"For gaming devices that are representative of live gambling games, the mathematical probability of a symbol or other element appearing in a game outcome must be equal to the mathematical probability of that symbol or element occurring in the live gambling game. For other gaming devices, the mathematical probability of a symbol appearing in a position in any game outcome must be constant."
    Source: You must register/login in order to see the link.
     
  2. Aug 25, 2014
  3. dionysus

    dionysus can turn wine into water CAG MM

    Occupation:
    n/a
    Location:
    I'm a Canucklehead
    Well, for starters I'm not sure how it's breaking the law, unless you can show the casino in question is bound by Nevada law.
    Second, showing a true representation of the wheel is most likely logistically impossible unless you've a monitor perhaps the size of a stadium tv. That's not even addressing live gaming vs electronic gaming and semantics. Additionally in almost all video slots, bonus rounds aren't in any way representative. For example, generally speaking, what you pick during a bonus round has zero bearing on your outcome as the outcome has been determined well before you chose by the RNG.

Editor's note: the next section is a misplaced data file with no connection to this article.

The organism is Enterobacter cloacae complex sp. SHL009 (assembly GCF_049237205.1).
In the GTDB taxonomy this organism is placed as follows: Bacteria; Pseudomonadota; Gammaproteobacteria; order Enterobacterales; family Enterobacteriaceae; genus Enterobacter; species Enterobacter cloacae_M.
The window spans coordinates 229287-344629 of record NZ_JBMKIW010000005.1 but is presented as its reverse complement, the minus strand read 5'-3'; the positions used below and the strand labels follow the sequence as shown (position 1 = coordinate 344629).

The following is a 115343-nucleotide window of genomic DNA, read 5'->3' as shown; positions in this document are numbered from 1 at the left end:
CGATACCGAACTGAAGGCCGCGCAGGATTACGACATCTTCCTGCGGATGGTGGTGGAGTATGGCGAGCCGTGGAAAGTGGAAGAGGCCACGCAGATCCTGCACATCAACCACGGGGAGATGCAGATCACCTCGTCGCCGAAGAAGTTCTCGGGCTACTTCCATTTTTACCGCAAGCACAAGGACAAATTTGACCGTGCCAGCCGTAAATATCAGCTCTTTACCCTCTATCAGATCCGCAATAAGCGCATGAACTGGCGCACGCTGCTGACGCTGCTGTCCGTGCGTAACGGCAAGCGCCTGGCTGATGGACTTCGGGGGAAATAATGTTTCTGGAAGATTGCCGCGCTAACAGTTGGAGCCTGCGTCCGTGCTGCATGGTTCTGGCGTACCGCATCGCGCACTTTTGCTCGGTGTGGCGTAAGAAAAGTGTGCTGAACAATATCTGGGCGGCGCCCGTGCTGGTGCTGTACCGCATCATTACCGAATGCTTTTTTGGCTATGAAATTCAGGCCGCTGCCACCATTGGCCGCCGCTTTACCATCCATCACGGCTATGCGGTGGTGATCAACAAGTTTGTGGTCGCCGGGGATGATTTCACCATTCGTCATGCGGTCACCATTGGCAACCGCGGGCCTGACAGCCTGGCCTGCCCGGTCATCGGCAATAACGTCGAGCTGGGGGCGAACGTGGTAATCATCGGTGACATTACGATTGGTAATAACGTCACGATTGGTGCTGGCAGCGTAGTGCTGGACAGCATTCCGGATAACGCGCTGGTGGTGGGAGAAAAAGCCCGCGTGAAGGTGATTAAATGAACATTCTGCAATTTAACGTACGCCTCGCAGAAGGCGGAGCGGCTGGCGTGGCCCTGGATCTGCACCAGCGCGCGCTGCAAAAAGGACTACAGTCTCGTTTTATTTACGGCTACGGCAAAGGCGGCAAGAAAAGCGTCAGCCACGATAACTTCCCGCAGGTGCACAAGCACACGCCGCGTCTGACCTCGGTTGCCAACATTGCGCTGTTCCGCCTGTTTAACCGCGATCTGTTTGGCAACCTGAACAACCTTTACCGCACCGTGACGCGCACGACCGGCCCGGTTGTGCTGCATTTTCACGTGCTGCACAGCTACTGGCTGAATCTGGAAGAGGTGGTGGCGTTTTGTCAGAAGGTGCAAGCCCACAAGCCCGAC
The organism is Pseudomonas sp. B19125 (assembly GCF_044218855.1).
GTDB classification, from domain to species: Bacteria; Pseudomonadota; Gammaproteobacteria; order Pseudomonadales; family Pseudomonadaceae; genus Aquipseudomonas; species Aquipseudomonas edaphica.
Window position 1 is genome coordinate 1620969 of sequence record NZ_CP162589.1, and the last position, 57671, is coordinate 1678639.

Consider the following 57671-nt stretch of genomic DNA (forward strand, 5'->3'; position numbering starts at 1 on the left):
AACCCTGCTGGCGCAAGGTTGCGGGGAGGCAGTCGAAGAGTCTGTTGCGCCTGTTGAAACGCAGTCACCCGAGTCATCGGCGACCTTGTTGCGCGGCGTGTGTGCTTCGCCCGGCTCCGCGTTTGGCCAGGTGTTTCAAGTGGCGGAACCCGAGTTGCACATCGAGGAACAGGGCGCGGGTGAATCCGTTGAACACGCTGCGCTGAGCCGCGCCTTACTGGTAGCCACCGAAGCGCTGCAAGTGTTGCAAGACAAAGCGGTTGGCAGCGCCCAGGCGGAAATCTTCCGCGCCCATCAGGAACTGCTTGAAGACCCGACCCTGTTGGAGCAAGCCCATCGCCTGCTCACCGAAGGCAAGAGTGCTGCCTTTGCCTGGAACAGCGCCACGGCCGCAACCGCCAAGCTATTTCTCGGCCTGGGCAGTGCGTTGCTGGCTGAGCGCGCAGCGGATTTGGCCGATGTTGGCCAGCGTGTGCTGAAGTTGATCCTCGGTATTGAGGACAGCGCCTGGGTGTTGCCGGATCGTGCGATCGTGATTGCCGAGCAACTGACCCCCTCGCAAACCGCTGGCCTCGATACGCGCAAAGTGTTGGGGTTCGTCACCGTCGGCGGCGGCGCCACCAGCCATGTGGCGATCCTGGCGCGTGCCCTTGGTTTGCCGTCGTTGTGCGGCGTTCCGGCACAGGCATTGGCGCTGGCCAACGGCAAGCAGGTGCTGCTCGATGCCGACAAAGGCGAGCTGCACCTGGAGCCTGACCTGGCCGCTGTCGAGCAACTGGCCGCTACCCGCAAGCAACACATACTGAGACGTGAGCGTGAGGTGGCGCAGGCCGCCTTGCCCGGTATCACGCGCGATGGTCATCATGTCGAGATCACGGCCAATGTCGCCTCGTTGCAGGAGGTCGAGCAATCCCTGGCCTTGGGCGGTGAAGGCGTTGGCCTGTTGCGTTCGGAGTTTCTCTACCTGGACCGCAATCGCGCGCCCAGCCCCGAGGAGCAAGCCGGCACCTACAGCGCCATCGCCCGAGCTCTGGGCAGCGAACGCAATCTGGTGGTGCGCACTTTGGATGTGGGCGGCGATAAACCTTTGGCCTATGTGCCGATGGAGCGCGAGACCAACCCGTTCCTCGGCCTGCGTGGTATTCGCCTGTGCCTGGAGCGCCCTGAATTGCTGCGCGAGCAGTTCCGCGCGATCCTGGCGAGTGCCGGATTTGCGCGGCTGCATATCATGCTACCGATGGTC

4. Aug 25, 2014
  5. petro

    petro Dormant account, per user request PABnoaccred2 PABaccred

    Occupation:
    N/A
    Location:
    Narnia
    Yes, this did cross my mind when I was writing it and Microgaming are probably not bound by Nevada law. Still, there should be laws restricting these kinds of things because its deception. As I said in my first post; there would be players who would actually believe that’s what the odds are.